A huge crowd chanted “just say no” before the Nanaimo City Council meeting, and that’s just what they did.
Council voted unanimously Monday to tell Metro Vancouver they don’t want to see a waste to energy facility at Duke Point, following the stance taken earlier by the Regional District of Nanaimo.
Nanaimo Mayor John Ruttan made his position clear before the debate even started, criticizing how Metro Vancouver has handled the whole thing.
The group behind the bid now says it’s “conceding” to public and Council opposition.
But mayor Ruttan says the vote does not close the door to an incinerator for local garbage in the future, “My opposition to the application is not intended to limit opportunity for our region to consider waste to energy as an alternative in the future, but rather, to support a local discussion that deals with our regional garbage alternatives first, not just to solve those belonging to Metro Vancouver.”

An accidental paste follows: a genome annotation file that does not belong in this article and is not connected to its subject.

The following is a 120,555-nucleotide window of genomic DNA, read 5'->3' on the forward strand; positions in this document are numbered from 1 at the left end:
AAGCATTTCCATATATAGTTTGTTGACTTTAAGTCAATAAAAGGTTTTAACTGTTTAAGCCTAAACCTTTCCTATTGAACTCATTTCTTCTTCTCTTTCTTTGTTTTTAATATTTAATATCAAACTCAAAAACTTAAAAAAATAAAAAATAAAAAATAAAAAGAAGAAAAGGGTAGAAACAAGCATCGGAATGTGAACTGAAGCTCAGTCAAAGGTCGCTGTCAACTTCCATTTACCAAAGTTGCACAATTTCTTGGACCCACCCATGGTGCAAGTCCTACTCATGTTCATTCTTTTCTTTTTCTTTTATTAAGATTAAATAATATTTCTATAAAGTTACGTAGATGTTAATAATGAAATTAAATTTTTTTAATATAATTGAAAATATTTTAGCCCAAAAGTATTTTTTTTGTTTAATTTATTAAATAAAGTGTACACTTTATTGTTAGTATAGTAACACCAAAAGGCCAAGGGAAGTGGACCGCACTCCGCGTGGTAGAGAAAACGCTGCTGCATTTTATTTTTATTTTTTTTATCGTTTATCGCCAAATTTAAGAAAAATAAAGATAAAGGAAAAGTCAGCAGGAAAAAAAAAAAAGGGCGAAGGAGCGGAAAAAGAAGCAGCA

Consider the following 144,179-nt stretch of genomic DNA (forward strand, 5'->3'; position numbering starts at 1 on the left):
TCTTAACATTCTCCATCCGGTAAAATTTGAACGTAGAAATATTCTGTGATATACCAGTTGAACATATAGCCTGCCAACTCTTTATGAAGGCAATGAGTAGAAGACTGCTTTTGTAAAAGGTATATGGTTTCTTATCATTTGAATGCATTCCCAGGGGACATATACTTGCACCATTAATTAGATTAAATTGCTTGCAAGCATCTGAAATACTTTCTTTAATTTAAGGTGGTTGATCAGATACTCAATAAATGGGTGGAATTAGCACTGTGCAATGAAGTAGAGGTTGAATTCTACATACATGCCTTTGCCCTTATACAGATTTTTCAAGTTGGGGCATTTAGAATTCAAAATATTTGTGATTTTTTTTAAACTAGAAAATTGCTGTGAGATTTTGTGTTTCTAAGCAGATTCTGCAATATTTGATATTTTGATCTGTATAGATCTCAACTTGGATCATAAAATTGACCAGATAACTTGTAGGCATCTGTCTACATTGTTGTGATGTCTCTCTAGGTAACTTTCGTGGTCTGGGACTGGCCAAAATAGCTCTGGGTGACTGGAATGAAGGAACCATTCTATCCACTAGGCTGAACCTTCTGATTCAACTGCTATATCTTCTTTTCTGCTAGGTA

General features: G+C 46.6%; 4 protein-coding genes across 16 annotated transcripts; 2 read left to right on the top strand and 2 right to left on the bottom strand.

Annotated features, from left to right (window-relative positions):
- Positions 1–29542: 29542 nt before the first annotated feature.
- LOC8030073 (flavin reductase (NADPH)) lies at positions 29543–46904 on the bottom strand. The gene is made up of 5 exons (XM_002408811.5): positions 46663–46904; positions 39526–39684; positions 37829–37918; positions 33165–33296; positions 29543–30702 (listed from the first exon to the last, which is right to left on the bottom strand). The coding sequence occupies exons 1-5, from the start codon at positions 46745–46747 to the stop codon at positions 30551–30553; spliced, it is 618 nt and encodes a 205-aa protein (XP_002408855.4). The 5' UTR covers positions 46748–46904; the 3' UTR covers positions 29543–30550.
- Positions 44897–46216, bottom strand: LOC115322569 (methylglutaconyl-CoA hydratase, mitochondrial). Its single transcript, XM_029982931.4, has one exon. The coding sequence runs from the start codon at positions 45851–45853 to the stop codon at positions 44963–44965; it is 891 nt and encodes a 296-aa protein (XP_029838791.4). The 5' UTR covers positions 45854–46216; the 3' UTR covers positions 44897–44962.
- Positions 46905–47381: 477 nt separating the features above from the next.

If the Duke Point bid is truly dead that leaves a site near Port Mellon on the Sunshine Coast as one two left in the running for the Metro Vancouver project.
The bidder is Aquilini Renewable Energy in partnership with the Squamish First Nation, and because the proposed site is on Squamish Nation territory Gibsons, Sechelt and the Sunshine Coast Regional District don’t have jurisdiction.
Buddy Boyd of Gibsons Recycling is a long-time zero waste advocate. He says so far the prospect of an incinerator hasn’t generated the same opposition and debate as it has in Nanaimo, but that’s starting to change.
Metro officials are due to hold a public meeting on the project May 24th in Gibsons.